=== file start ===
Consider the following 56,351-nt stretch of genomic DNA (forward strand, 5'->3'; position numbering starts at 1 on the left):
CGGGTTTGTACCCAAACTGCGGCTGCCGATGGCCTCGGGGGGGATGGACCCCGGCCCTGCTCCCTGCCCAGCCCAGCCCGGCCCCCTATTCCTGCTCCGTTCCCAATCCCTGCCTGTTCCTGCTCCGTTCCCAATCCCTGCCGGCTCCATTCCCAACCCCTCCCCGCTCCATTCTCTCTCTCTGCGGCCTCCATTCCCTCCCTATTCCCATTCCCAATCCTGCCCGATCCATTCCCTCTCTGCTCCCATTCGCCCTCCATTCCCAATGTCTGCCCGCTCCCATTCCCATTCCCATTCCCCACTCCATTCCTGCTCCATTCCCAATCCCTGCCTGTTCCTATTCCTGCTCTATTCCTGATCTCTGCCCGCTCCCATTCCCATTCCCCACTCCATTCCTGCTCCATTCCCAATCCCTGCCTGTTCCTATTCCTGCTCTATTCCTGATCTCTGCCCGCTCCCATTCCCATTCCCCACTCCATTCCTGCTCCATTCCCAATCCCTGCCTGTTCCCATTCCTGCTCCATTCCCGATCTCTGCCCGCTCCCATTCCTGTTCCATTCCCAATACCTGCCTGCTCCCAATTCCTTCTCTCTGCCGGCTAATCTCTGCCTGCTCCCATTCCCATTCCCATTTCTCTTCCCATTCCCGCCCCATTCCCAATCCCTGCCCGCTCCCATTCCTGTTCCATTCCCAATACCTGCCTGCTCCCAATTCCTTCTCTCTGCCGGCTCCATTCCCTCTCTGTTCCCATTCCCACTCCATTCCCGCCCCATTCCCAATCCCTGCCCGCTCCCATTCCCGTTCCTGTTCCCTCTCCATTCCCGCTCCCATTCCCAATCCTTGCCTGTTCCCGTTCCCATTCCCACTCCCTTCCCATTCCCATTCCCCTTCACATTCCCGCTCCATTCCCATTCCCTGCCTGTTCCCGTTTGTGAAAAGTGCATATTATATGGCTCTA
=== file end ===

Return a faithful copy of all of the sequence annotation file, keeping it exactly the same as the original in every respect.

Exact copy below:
Consider the following 56,351-nt stretch of genomic DNA (forward strand, 5'->3'; position numbering starts at 1 on the left):
CGGGTTTGTACCCAAACTGCGGCTGCCGATGGCCTCGGGGGGGATGGACCCCGGCCCTGCTCCCTGCCCAGCCCAGCCCGGCCCCCTATTCCTGCTCCGTTCCCAATCCCTGCCTGTTCCTGCTCCGTTCCCAATCCCTGCCGGCTCCATTCCCAACCCCTCCCCGCTCCATTCTCTCTCTCTGCGGCCTCCATTCCCTCCCTATTCCCATTCCCAATCCTGCCCGATCCATTCCCTCTCTGCTCCCATTCGCCCTCCATTCCCAATGTCTGCCCGCTCCCATTCCCATTCCCATTCCCCACTCCATTCCTGCTCCATTCCCAATCCCTGCCTGTTCCTATTCCTGCTCTATTCCTGATCTCTGCCCGCTCCCATTCCCATTCCCCACTCCATTCCTGCTCCATTCCCAATCCCTGCCTGTTCCTATTCCTGCTCTATTCCTGATCTCTGCCCGCTCCCATTCCCATTCCCCACTCCATTCCTGCTCCATTCCCAATCCCTGCCTGTTCCCATTCCTGCTCCATTCCCGATCTCTGCCCGCTCCCATTCCTGTTCCATTCCCAATACCTGCCTGCTCCCAATTCCTTCTCTCTGCCGGCTAATCTCTGCCTGCTCCCATTCCCATTCCCATTTCTCTTCCCATTCCCGCCCCATTCCCAATCCCTGCCCGCTCCCATTCCTGTTCCATTCCCAATACCTGCCTGCTCCCAATTCCTTCTCTCTGCCGGCTCCATTCCCTCTCTGTTCCCATTCCCACTCCATTCCCGCCCCATTCCCAATCCCTGCCCGCTCCCATTCCCGTTCCTGTTCCCTCTCCATTCCCGCTCCCATTCCCAATCCTTGCCTGTTCCCGTTCCCATTCCCACTCCCTTCCCATTCCCATTCCCCTTCACATTCCCGCTCCATTCCCATTCCCTGCCTGTTCCCGTTTGTGAAAAGTGCATATTATATGGCTCTA